Specializing in continuing care retirement communities (also known as life plan communities), ARC went public in 1997. Nine years later, Brookdale Senior Living acquired the company.
With Sheriff moving over as CEO following the transaction, Brookdale became the nation’s largest operator of senior living communities. “Throughout his tenure, he stressed the importance of an integrated continuum of services at Brookdale that included skilled nursing, home health care, rehab therapies and hospice,” ASHA said.
When Sheriff retired in 2012 after 28 years in the senior living business, the company had assembled 647 communities in 35 states, with Brookdale operating independent living, assisted living and memory care communities as well as CCRCs.
Life Care Services, an LCS Company, in Des Moines, IA, is known for its involvement in CCRCs. The organization has partnered with more than 140 communities serving more than 35,000 older adults.
Over the course of almost 30 years, Thurston led the development division and oversaw the operations management division before he became Life Care Services’ president and CEO in 1995. He retired in 2006.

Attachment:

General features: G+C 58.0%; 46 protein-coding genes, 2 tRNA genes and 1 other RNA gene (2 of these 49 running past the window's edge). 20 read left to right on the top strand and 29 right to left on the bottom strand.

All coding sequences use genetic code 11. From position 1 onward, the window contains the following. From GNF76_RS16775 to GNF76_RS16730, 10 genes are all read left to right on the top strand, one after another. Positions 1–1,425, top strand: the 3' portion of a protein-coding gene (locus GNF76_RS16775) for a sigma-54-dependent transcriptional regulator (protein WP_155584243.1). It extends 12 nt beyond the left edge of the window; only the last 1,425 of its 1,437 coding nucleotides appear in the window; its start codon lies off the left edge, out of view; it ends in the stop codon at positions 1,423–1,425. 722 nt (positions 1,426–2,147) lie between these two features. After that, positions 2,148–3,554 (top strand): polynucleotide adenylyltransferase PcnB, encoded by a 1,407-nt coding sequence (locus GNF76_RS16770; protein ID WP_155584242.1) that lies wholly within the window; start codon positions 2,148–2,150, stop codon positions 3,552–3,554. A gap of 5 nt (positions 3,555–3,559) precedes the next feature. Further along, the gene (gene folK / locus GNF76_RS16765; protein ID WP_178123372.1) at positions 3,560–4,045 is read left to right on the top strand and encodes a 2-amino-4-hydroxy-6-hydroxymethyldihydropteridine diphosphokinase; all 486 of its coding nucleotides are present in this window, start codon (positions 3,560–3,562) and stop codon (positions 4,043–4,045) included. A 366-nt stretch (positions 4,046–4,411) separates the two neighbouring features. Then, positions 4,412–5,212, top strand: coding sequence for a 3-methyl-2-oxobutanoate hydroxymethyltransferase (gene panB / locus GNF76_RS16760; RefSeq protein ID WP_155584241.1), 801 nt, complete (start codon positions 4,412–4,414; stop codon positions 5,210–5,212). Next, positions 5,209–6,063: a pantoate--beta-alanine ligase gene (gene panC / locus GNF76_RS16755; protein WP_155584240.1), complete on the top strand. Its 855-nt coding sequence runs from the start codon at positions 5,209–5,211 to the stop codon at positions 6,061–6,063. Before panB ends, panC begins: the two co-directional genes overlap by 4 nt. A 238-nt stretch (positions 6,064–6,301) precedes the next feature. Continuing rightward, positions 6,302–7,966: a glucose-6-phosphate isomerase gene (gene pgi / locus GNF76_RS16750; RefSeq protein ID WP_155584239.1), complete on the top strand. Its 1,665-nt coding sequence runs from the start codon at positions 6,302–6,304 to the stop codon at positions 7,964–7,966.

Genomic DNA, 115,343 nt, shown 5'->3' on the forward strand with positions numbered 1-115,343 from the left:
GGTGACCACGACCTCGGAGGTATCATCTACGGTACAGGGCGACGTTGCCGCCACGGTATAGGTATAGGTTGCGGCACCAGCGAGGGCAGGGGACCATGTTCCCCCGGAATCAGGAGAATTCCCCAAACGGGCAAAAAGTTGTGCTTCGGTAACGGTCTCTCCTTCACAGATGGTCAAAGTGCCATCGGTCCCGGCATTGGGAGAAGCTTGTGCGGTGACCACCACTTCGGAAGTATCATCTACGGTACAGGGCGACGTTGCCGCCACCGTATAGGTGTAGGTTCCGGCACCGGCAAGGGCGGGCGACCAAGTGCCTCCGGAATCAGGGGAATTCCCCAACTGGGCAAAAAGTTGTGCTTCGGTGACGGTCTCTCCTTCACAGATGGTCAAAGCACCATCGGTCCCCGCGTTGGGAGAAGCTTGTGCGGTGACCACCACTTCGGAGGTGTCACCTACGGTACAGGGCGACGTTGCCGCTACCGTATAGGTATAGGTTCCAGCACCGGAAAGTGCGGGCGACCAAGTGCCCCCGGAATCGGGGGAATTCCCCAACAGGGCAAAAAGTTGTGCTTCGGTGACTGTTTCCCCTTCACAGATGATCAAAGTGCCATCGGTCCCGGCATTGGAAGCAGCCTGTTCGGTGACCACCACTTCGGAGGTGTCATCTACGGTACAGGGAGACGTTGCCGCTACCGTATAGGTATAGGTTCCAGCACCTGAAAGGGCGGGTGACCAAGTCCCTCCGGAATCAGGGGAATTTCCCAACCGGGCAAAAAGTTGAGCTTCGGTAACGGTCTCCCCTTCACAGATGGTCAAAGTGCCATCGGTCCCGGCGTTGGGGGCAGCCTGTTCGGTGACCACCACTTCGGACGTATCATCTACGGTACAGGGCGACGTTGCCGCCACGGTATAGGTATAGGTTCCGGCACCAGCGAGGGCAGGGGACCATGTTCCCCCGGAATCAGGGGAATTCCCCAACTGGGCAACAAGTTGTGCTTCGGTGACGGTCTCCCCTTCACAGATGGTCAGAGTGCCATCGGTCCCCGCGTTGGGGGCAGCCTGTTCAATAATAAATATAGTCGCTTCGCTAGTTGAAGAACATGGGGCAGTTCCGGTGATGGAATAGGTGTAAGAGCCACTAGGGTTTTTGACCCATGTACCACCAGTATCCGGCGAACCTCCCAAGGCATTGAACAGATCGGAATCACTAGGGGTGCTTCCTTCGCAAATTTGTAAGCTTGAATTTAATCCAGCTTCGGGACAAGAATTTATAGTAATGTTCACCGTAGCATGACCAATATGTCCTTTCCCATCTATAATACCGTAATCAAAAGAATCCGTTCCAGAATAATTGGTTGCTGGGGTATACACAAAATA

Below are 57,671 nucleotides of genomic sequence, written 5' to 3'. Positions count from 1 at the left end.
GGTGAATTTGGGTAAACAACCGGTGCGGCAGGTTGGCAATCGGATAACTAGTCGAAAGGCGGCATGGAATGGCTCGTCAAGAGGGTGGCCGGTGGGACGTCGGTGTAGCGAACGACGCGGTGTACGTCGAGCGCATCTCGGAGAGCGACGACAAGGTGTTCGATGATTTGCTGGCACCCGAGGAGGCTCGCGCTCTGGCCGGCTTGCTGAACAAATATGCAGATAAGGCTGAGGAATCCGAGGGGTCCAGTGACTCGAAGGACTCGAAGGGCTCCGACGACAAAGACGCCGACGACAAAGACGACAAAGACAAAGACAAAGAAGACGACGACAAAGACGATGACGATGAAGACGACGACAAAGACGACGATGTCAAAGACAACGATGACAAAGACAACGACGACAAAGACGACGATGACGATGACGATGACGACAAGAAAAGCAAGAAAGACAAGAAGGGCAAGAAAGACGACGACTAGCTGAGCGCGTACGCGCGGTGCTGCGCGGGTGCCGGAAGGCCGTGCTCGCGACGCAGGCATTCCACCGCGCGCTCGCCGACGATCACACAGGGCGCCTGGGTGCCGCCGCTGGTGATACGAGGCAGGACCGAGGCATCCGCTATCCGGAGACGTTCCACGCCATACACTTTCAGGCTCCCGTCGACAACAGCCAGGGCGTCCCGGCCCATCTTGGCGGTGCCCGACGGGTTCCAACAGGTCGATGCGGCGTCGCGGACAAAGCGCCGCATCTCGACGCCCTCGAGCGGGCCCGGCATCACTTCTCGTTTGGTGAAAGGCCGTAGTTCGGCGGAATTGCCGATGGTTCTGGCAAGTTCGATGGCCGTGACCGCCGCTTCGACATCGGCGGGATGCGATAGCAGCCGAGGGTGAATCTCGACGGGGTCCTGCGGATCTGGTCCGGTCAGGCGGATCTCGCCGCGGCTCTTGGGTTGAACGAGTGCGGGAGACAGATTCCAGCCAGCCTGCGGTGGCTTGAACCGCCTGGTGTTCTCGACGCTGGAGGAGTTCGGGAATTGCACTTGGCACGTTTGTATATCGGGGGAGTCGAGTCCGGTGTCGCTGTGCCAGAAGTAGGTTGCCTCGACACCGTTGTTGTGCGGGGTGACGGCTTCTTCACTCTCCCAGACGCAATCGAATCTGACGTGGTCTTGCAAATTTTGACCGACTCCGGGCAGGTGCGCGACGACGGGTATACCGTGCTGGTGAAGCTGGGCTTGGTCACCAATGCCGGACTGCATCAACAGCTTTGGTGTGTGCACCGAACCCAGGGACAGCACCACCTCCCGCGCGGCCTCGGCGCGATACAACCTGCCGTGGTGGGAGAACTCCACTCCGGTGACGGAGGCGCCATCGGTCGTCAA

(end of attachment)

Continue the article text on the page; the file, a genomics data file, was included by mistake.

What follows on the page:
“One of his most noteworthy innovations was creating the 90 percent refundable entrance fee contract for CCRCs, which was a major breakthrough in exponentially expanding the market for potential residents,” ASHA said. “This also gave communities greater control over their capital structures, while residents benefited from more affordable monthly service fees.”
Thurston, according to ASHA, also “was instrumental in working with ASHA to guide legislation that changed the tax code to protect entrance-fee CCRC residents from encountering negative tax consequences. CCRCs for many years were traditionally the province of not-for-profit sponsors. Stan, however, saw an opportunity to bring for-profit participants to the table. By collaborating with various legal and regulatory groups, he came up with a business model that mitigated risk and provided a going return for the eventual owner of a CCRC.”
Next year’s inductees
The Senior Living Hall of Fame Selection Committee will be led by Larry Cohen, CEO of Capital Senior Living and former ASHA chairman. Committee members will include Lois Bowers of McKnight’s Senior Living and additional business journalists covering the industry.